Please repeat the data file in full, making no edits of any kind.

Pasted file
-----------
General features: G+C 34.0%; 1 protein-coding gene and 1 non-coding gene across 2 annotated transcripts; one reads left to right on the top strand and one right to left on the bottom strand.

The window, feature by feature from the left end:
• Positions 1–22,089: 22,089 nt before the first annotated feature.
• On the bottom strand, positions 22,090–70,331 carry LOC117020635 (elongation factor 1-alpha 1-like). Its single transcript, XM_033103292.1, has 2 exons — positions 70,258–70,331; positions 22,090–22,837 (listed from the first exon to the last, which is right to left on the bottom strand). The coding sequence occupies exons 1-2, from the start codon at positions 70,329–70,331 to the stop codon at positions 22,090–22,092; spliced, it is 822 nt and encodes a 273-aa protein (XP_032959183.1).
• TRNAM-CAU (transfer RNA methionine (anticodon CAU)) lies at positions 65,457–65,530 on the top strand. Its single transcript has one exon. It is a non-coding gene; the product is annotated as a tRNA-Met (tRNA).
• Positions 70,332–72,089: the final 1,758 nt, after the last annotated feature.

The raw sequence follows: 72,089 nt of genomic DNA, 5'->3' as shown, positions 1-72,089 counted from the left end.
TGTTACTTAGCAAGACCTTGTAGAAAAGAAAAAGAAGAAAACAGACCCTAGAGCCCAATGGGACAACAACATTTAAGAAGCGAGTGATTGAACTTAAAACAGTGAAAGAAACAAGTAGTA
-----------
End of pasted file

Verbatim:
General features: G+C 34.0%; 1 protein-coding gene and 1 non-coding gene across 2 annotated transcripts; one reads left to right on the top strand and one right to left on the bottom strand.

The window, feature by feature from the left end:
• Positions 1–22,089: 22,089 nt before the first annotated feature.
• On the bottom strand, positions 22,090–70,331 carry LOC117020635 (elongation factor 1-alpha 1-like). Its single transcript, XM_033103292.1, has 2 exons — positions 70,258–70,331; positions 22,090–22,837 (listed from the first exon to the last, which is right to left on the bottom strand). The coding sequence occupies exons 1-2, from the start codon at positions 70,329–70,331 to the stop codon at positions 22,090–22,092; spliced, it is 822 nt and encodes a 273-aa protein (XP_032959183.1).
• TRNAM-CAU (transfer RNA methionine (anticodon CAU)) lies at positions 65,457–65,530 on the top strand. Its single transcript has one exon. It is a non-coding gene; the product is annotated as a tRNA-Met (tRNA).
• Positions 70,332–72,089: the final 1,758 nt, after the last annotated feature.

The raw sequence follows: 72,089 nt of genomic DNA, 5'->3' as shown, positions 1-72,089 counted from the left end.
TGTTACTTAGCAAGACCTTGTAGAAAAGAAAAAGAAGAAAACAGACCCTAGAGCCCAATGGGACAACAACATTTAAGAAGCGAGTGATTGAACTTAAAACAGTGAAAGAAACAAGTAGTA